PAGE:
SCOTUS Rules that Juvenile DNA will not be Expunged

Big brother may have your code – your genetic code that is. The FBI maintains a DNA database, the “Combined DNA Index System” or CODIS, that is used for forensic science purposes. Traditionally, DNA has been taken from crime scenes as well as suspects and those convicted of crimes.

But what about the DNA voluntarily given over for genealogy purposes to companies such as and 23andMe – does the government have access to your DNA from those sources? The answer is – sort of. Technically, a court order can be issued requiring DNA databases to release specific records. But what about getting rid of your DNA record altogether? Much like the internet, it may be “forever”.

Recently, the Supreme Court ruled in two consolidated cases wherein juvenile offenders who had provided DNA in the course of being sentenced as felons requested to have their samples expunged from the California Department of Justice DNA database. Important to understanding the reasoning here is Proposition 47 which reclassified many felonious cases, and these specific former felons, as misdemeanors – and misdemeanors do not require a DNA sample. However, Proposition 69 expands said database and lead to the court’s conclusion that this situation does not warrant “expungement on the ground that conduct previously deemed a felony is now punished only as a misdemeanor”.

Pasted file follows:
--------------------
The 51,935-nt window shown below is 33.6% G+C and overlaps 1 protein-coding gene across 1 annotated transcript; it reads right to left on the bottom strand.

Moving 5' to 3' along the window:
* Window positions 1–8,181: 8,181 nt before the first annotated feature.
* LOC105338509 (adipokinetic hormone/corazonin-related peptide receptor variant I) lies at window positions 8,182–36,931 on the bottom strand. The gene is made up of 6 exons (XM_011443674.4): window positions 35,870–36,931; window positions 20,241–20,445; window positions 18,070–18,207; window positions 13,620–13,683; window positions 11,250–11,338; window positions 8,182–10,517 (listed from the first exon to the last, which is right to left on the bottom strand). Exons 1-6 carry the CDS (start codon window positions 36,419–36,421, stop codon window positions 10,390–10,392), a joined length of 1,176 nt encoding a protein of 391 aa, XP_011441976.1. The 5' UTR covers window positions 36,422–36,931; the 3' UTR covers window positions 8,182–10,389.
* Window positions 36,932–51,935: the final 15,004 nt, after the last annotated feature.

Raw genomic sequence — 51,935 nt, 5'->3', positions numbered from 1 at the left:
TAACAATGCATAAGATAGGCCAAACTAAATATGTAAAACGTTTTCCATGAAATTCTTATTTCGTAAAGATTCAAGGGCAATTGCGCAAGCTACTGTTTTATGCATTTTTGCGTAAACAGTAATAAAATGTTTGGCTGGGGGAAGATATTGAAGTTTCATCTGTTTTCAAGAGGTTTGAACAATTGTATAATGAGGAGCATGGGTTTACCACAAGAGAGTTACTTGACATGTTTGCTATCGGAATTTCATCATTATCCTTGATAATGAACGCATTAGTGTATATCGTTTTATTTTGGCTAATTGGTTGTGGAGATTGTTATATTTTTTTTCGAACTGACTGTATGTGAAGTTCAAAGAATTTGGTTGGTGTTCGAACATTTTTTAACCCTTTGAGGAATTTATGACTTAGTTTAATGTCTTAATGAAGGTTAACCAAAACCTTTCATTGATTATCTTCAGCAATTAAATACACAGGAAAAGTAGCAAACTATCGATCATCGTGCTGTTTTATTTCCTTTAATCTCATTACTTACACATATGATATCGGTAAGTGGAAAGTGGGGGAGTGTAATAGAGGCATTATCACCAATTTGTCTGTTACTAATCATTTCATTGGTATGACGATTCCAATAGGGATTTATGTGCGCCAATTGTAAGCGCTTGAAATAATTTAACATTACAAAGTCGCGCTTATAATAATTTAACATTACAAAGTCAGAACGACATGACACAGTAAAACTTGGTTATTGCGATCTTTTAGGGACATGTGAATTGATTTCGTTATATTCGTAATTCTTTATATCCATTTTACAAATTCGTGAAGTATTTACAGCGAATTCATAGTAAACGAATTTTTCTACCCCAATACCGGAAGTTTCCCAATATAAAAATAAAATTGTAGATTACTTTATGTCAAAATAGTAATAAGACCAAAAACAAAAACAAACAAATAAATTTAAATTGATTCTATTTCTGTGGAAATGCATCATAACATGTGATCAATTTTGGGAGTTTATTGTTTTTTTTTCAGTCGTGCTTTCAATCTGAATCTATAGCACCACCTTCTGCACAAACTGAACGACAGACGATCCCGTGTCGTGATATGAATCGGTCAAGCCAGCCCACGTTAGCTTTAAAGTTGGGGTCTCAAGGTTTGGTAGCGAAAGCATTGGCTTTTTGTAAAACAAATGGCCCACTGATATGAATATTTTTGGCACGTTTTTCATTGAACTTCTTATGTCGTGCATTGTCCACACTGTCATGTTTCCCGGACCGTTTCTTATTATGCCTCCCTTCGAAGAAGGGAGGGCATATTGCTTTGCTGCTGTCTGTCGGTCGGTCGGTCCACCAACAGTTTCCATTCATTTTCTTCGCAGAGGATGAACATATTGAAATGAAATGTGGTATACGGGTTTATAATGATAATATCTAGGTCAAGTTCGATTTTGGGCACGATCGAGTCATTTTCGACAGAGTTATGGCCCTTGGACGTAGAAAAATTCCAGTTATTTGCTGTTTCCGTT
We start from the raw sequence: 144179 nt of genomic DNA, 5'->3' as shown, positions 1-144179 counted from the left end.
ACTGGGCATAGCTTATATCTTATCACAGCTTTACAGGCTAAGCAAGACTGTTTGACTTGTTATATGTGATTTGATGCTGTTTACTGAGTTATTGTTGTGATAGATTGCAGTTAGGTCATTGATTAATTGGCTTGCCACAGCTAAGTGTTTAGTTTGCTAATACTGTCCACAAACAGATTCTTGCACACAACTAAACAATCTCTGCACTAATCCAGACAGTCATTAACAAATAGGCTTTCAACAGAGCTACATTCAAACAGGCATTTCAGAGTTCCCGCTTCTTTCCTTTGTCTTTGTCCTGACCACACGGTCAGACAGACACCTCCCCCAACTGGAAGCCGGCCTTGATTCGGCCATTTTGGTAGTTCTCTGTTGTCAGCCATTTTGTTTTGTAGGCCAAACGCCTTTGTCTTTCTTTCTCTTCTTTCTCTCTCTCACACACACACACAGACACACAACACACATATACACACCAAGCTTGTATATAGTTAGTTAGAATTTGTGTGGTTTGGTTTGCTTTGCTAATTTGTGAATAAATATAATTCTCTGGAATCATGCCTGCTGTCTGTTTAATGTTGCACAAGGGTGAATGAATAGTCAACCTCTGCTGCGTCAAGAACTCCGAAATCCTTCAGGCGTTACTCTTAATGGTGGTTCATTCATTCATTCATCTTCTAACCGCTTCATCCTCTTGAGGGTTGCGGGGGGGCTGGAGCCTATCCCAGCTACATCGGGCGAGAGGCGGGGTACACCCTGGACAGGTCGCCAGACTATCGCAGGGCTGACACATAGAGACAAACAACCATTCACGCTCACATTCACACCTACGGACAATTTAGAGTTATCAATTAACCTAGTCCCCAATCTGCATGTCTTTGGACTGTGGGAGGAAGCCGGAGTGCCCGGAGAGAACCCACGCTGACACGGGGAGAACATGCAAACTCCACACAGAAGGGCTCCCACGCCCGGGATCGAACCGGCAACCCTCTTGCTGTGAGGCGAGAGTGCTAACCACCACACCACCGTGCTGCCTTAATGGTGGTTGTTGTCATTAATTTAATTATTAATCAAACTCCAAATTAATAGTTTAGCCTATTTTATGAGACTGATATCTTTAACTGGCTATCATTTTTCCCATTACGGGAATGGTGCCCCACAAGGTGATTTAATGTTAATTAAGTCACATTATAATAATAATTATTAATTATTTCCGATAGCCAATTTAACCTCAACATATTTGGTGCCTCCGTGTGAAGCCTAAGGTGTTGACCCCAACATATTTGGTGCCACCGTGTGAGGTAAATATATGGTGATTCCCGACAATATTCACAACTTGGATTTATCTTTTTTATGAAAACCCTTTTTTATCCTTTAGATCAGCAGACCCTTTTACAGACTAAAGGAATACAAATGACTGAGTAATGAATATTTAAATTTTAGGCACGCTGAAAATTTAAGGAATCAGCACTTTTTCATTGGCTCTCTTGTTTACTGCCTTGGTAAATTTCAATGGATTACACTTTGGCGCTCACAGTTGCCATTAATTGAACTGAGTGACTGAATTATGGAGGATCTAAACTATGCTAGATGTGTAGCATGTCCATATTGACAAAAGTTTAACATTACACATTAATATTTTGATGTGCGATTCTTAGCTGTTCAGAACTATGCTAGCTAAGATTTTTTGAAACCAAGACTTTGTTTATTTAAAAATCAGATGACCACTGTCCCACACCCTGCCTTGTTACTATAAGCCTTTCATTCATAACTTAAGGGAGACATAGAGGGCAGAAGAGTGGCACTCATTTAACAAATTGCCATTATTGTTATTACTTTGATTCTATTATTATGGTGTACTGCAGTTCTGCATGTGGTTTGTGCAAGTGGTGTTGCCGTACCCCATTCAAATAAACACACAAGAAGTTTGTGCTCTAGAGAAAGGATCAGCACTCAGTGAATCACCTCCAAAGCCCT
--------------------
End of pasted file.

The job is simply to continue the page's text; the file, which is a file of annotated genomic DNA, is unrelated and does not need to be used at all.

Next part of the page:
What is CODIS?

Can police legally obtain your DNA from 23andMe, Ancestry?

Supreme Court blocks juveniles’ bid to expunge their DNA profiles

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